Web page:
"'S e brot a th' ann."

Translation:It is soup.

July 29, 2020

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I'm getting really confused at all the different ways to say things. As soon as I have it down, something else comes along. Why wouldn't you just say "Tha e brot."


Because Gaelic has two different to be verbs with their own different uses.

I described them both under a similar question in another discussion, It is another sandwich. You might want to read that post: https://forum.duolingo.com/comment/38781757?comment_id=38782559

In a bit fewer words:

Tha is the wrong verb here, it does not mean is as in it is something else, it only has the meaning of is in sentences like he is nice or she is in the park – it describes things and people and states their whereabouts, it does not state who or what something is. That is, tha takes only adjectives, adverbs, and prepositional phrases as its predicates, and not noun phrases.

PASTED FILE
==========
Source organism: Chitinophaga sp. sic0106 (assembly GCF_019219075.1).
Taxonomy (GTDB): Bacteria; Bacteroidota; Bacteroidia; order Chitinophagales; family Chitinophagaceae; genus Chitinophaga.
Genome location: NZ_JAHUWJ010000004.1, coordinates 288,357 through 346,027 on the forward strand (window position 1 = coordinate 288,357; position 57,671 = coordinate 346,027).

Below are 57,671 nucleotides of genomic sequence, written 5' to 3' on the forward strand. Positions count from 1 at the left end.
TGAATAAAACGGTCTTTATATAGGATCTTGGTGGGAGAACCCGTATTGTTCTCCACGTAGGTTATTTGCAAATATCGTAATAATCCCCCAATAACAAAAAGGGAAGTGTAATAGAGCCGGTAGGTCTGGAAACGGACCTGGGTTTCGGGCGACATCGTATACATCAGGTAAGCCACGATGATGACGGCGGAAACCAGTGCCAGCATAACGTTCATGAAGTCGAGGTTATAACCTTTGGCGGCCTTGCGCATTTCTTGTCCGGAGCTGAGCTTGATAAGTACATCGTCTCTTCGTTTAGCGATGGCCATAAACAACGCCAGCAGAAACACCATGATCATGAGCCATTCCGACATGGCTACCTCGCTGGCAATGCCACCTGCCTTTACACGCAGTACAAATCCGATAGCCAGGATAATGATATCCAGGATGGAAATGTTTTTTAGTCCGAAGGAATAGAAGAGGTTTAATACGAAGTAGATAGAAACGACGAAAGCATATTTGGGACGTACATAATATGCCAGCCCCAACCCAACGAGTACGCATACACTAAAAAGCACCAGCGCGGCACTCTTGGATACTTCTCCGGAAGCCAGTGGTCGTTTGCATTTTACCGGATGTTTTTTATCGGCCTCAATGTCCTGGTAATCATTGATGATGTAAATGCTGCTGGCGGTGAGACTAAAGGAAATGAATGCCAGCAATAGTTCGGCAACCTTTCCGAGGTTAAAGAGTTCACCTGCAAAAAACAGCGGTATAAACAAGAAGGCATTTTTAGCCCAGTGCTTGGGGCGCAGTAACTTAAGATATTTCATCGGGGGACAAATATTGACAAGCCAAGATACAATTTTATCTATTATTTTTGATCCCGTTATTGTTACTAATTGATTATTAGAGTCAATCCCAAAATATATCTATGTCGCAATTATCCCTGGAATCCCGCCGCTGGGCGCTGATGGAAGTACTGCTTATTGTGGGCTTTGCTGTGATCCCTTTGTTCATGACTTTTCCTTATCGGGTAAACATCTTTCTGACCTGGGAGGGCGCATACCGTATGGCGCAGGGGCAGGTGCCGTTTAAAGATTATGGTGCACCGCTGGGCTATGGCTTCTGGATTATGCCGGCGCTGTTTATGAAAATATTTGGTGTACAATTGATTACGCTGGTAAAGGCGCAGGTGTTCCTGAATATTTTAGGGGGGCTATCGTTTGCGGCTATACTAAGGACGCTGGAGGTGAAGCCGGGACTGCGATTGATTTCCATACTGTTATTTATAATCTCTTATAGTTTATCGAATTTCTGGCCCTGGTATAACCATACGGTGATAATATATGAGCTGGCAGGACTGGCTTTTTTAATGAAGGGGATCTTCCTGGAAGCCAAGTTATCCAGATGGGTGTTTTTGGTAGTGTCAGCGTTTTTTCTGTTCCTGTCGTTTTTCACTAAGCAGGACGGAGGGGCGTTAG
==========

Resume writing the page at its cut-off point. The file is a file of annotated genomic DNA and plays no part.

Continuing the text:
For the latter you need the copula verb, is. You technically could use it straightforward to say it is soup as is brot e – but that is archaic/literary usage in modern Gaelic, and you’d rather use a bit more complex construction today: ’s e brot a th’ ann, literally something like a soup is what is in-it or it is a soup that is in-it – notice that first the copula is is used to state what a soup is, and then tha is used in a relative clause with ann in it as its predicate.

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